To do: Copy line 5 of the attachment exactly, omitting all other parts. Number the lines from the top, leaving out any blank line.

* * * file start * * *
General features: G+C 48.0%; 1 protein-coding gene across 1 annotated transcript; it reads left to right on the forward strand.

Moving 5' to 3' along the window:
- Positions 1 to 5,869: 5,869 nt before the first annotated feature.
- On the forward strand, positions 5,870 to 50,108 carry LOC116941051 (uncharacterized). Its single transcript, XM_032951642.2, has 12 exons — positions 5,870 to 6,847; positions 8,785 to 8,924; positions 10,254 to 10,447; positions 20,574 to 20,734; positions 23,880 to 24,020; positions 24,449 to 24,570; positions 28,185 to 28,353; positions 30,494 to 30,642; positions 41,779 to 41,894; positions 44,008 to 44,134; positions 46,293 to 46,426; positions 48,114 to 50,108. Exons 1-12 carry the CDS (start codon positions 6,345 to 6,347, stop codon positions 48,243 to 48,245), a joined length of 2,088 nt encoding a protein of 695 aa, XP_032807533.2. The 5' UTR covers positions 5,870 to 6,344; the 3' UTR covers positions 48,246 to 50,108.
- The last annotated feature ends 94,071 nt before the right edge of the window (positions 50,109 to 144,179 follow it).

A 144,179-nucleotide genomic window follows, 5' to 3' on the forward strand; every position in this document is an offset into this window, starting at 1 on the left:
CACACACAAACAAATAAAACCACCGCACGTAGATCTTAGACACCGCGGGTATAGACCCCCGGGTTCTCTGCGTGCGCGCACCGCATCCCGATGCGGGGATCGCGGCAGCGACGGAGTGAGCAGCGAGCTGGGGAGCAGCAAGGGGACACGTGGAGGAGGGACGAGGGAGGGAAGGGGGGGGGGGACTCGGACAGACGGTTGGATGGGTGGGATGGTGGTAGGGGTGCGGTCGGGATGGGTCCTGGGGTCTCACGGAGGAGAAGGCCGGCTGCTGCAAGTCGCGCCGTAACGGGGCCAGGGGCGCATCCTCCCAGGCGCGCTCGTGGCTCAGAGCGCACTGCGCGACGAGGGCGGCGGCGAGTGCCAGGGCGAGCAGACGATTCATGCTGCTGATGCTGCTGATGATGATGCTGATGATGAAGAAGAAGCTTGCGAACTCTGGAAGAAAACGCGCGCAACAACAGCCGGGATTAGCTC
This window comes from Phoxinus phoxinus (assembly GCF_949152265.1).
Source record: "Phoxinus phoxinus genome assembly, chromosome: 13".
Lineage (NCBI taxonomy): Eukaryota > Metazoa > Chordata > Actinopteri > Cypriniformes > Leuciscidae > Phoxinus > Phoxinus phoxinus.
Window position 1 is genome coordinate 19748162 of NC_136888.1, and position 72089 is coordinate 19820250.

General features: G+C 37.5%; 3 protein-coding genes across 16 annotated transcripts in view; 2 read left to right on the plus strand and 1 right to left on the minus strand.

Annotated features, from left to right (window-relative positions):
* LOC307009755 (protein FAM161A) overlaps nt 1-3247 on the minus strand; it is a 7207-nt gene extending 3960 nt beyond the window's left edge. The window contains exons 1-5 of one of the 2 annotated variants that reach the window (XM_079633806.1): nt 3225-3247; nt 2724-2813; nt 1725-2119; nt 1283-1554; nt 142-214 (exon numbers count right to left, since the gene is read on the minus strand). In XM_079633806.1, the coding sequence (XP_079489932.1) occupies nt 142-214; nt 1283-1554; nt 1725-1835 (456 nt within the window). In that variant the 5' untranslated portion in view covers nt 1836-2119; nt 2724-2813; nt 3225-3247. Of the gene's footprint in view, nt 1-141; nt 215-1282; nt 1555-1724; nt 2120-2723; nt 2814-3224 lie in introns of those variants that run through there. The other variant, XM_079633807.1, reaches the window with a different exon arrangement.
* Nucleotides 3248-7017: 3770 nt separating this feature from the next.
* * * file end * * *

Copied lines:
- The last annotated feature ends 94,071 nt before the right edge of the window (positions 50,109 to 144,179 follow it).